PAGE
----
The tactic is one Clinton has revisited time and time again on the campaign trail, but speaks to the fact that Clinton and her campaign are well aware Sanders is likely to do well in the historically liberal state.
The former secretary of state told voters in Madison on Monday that she wasn't a candidate just proposing "pie in the sky stuff" in order to convince people to vote for her.
On Tuesday in Green Bay, Clinton suggested that some politicians that talk about taking on special interests -- something Sanders often does -- are all talk, no action.
"I love it when people talk about taking on special interests and fighting special interests and fighting the powerful," Clinton said. "I mean, those are great speeches. I have done it."
Clinton has her work cut out for her in Wisconsin, where Sanders regularly draws large crowds, including almost 10,000 people last year in Madison. She spent the last two days in the state holding five events and visiting a number of local businesses.
"We are working really hard and having a good time doing it," Clinton said while shopping at Anthology, a small store in Madison on Monday.
Joel Benenson, Clinton's top strategist, told reporters that the race in Wisconsin would be "close."
Behind the scenes, aides are acknowledging that it is very possible that Sanders will come out the winner on Tuesday night.
In an effort to pre-but another possible Sanders win, Benenson said Monday that even if the Vermont senator does come out ahead, his win will be narrow and will likely to not make a huge shift in the delegates count.
Despite Sanders wins in Hawaii, Alaska and Washington State, Clinton's campaign has looked to hang their hat on the more than 250-delegate lead they have run up against Sanders. Aides have said that their lead is "almost insurmountable," and feel that after April 26 -- when states like Pennsylvania, Connecticut and Maryland vote -- Sanders will be unable to close their lead.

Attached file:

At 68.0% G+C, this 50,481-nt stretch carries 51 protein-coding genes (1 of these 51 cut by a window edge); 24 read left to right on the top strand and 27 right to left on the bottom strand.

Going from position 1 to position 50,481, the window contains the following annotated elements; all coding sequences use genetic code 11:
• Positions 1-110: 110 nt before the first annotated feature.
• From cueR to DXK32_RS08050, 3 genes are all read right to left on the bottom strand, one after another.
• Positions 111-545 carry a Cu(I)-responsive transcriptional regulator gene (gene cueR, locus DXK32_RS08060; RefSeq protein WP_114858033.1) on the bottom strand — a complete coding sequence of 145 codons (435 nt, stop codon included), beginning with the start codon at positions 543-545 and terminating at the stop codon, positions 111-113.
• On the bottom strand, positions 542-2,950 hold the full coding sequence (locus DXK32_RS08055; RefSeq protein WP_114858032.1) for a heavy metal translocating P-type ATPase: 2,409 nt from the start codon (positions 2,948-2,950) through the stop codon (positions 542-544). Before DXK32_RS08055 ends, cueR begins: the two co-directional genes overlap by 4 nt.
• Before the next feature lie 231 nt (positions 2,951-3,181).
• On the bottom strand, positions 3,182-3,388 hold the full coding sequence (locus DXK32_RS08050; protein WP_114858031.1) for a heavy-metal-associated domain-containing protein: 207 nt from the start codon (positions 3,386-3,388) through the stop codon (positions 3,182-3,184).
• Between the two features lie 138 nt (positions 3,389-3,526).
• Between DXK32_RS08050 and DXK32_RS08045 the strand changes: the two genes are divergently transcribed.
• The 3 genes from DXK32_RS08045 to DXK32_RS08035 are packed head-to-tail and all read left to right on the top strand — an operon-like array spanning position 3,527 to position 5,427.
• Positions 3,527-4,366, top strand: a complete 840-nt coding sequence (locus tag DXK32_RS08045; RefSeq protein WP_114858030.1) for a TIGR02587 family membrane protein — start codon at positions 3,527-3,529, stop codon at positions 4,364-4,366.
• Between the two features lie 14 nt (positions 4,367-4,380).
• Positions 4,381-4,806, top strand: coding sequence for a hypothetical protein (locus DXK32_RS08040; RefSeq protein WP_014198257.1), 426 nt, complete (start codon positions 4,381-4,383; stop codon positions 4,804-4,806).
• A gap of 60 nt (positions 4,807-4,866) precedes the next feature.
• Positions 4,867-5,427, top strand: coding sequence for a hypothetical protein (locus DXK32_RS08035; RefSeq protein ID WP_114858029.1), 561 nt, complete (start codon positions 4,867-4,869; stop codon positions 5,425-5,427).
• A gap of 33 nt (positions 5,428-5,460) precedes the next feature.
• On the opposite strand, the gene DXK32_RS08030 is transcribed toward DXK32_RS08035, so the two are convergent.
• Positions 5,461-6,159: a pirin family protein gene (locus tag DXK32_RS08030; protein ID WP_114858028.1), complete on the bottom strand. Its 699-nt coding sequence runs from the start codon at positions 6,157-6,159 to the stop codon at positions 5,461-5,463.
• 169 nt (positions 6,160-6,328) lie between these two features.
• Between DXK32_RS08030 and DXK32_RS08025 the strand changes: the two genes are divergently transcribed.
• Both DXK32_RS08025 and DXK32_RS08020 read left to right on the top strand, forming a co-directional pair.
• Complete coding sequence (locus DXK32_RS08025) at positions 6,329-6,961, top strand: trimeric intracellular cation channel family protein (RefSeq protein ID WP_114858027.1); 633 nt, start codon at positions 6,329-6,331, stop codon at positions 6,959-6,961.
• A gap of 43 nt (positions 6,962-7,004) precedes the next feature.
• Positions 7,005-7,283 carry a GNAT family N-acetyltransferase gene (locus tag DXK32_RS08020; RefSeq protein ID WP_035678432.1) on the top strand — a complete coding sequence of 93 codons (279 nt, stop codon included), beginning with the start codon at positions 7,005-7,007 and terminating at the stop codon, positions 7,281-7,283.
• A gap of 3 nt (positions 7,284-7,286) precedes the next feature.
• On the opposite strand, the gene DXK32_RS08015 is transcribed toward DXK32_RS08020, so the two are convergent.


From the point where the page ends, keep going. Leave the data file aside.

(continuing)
Clinton's main policy argument Sanders in Wisconsin has been to knock his tuition free college plan as unachievable given the fact it will rely on Republican governors -- many of whom have cut education spending -- to put in state money for fund the plan.
"His plan depends on governors like your governor, putting in a lot of money," Clinton said for a chorus of boos about Wisconsin Gov. Scott Walker. "Now, I've got to tell you, having followed from afar the wrecking ball Scott Walker has used against higher education, I don't think it is all the realistic to say you will get free college as long as Scott Walker chips in about $300 million."
By taking on Sanders' college plan, Clinton is going after an issue that is popular among Democrats and Sanders' core supporters.
Sanders responded to Clinton's attack during an interview with CNN on Tuesday, acknowledging that Wisconsin will suffer if states with Republican governors decline to fund his plan.
"Well you know what happens to the state of Wisconsin if he does that? California will, Vermont will, states all over this country will. And young bright people will be leaving Wisconsin," he told CNN's Erin Burnett. "And I think the people of Wisconsin will tell Scott Walker, this will be a disaster for the future of our state, because when kids leave, sometimes they don't come back."